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Sara Krengel

Look, but don’t touch?

The beauty and wisdom of Judaism is that it is super practical. Judaism does not believe in relying on miracles, tempting fate, nor in testing human nature and limits. It understands our humanity with all its foibles, temptations and quirks.

There was a fascinating debate on the internet a little while ago between Dennis Prager and Jordan Peterson. The discussion revolved around P*rn (I have inserted an * into all provocative words so that filters will not block this article), adultery and lust in the Ten Commandments. This led to a rebuttal by Rabbi Shais Taub. I highly recommend watching it. The bottom line was that Prager clearly misrepresented Judaism on this subject.

But what is even more fascinating to me on this topic, is that it isn’t just Dennis who gets it wrong, it’s pretty much the entire world: the legal system; society; the internet; all major corporations and most major religions. To prove my point, let me give you a few issues and insights into the current state of affairs (pun intended):

  1. A high ranking police officer told me point blank that the law is that a man can stare lustfully at any woman he wishes (of any age or marital status), as long as he does not touch her or solicit anything from her.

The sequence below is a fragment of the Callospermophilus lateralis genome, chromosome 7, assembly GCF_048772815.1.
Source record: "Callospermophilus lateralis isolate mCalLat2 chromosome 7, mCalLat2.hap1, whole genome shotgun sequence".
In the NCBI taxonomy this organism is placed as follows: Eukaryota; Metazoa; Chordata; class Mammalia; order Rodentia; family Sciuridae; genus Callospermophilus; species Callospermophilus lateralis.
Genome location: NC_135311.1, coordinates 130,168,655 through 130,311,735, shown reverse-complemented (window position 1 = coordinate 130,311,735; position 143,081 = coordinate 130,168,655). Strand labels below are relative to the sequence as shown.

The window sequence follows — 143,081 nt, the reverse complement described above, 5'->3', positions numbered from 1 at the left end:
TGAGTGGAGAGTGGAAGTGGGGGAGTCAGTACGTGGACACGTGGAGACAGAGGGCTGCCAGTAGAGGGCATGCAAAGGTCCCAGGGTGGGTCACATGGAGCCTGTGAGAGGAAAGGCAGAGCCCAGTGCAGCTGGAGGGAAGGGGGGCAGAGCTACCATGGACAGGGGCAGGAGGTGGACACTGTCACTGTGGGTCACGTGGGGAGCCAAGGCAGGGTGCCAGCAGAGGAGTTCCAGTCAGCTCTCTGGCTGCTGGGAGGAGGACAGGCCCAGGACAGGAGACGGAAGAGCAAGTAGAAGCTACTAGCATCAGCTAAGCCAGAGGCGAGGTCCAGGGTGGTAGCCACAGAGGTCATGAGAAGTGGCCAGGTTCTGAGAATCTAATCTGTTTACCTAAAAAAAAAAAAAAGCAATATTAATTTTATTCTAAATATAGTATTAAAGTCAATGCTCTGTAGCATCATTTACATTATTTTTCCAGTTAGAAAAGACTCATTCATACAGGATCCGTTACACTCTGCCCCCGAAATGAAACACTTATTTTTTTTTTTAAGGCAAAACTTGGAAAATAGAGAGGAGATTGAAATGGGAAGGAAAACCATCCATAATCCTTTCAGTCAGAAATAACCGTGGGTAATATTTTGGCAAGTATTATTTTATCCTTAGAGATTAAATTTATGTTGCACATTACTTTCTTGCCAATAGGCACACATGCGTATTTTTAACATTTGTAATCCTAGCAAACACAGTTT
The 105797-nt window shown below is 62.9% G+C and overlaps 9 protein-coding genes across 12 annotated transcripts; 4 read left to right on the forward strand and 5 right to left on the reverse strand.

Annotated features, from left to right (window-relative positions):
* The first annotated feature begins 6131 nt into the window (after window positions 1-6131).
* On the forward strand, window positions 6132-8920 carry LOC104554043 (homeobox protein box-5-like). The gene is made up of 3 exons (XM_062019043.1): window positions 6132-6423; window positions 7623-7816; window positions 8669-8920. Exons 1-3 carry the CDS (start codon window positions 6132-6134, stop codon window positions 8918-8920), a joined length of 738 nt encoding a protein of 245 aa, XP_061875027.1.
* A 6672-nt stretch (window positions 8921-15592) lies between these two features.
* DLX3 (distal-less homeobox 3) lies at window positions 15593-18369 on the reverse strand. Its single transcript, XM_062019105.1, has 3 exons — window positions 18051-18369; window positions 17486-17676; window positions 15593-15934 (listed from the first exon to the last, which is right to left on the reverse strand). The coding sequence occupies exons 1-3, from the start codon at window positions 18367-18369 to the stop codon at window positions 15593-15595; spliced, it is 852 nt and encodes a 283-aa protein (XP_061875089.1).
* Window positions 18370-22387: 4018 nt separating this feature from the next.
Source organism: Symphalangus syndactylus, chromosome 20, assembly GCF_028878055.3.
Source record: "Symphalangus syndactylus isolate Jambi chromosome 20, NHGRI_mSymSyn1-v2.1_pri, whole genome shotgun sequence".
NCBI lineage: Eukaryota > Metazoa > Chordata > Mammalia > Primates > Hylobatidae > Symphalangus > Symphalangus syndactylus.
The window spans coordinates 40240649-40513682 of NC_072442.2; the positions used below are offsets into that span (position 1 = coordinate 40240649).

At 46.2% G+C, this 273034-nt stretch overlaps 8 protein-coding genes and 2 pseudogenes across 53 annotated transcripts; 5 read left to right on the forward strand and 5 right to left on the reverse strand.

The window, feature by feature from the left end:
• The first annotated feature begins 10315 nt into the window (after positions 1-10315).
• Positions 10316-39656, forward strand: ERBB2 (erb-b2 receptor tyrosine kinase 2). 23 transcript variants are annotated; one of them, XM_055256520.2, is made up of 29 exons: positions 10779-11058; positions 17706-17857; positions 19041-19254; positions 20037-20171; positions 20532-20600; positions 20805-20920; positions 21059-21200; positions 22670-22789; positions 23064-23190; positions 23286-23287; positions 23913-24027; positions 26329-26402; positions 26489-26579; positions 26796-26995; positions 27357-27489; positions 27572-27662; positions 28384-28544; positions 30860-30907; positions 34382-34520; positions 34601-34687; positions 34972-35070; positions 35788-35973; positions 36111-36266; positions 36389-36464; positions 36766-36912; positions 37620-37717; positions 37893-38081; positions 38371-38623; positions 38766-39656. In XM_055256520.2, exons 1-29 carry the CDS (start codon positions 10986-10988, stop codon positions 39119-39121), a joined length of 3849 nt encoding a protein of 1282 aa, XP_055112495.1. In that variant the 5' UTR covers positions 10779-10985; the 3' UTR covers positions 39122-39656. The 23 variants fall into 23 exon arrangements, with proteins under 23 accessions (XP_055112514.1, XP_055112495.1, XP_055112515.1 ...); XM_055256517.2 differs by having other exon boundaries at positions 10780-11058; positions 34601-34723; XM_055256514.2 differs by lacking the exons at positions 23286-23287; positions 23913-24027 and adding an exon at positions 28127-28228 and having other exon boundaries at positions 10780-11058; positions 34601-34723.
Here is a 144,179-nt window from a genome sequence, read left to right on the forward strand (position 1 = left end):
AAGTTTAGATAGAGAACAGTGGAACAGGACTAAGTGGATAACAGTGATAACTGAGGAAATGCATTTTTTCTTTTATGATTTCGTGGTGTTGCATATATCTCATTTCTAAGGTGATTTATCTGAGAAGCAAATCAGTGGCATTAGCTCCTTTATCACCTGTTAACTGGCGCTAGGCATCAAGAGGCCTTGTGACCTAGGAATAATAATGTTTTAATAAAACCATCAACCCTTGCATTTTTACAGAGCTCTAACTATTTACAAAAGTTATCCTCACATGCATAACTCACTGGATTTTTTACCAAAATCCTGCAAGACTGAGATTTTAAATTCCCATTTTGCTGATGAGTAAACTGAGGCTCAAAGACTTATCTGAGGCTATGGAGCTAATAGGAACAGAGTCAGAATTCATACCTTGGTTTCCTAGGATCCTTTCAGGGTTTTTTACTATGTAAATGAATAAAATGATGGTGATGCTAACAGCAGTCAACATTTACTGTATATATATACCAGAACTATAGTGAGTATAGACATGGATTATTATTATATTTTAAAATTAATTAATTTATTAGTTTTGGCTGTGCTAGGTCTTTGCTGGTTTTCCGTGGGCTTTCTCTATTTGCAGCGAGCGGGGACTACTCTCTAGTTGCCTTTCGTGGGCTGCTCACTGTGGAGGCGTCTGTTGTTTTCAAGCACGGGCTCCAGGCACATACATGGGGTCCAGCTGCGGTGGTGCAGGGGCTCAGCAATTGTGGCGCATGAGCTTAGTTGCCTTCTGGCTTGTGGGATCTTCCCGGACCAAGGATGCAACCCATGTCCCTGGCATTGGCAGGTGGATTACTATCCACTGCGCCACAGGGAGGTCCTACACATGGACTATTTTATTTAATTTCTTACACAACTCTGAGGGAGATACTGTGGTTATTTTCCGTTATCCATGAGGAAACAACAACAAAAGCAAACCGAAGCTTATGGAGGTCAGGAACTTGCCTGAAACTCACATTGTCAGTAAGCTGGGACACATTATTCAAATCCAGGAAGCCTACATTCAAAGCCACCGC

2. P*rn*graphy is clearly not illegal in society (other than concerning minors and even that is not being truly enforced). Sadly, its proliferation and financial power clearly prove this.
  3. The legal system allows for any s*xual act as long as it is consensual – it does not matter if it is adultery, as long as there is consent. It is true that consent is irrelevant in the case of minors, but do we truly believe that everything I have said above creates a healthy society?
  4. Will lusting after women without touching them really create a safe society? Is it dignified?
  5. Does lust itself not lead to other activities? Is it possible to lust without being involved in any action? What about the skyrocketing number of s*xual addictions?
  6. Do women feel comfortable being the object of someone else’s lust, and if not, then why do they so often portray/sell themselves that way?
  7. I will admit that, unlike Rav Rimon, I watched Noa Kirel’s performance in the Eurovision (largely to understand what my daughters were watching). Frankly, I was appalled at the overt and aggressive sexuality of such a young woman. No, I am not a prude, I just do not enjoy watching women flaunt their sexuality to a world that is far from respectful or controlled towards them. No, Noa, I don’t want to see you dance!
  8. I have been to many beaches in my life, in many countries, and I can never get over how many wives and girlfriends sit there stewing while their husbands and boyfriends salivate over other women on the beach. Watch the various expressions on the people next time you go, and you will see what I mean. One friend of mine even commented that she doesn’t understand why men, including her husband, cannot keep their eyes to themselves. The answer is because they don’t have to in our world; legally, morally or socially.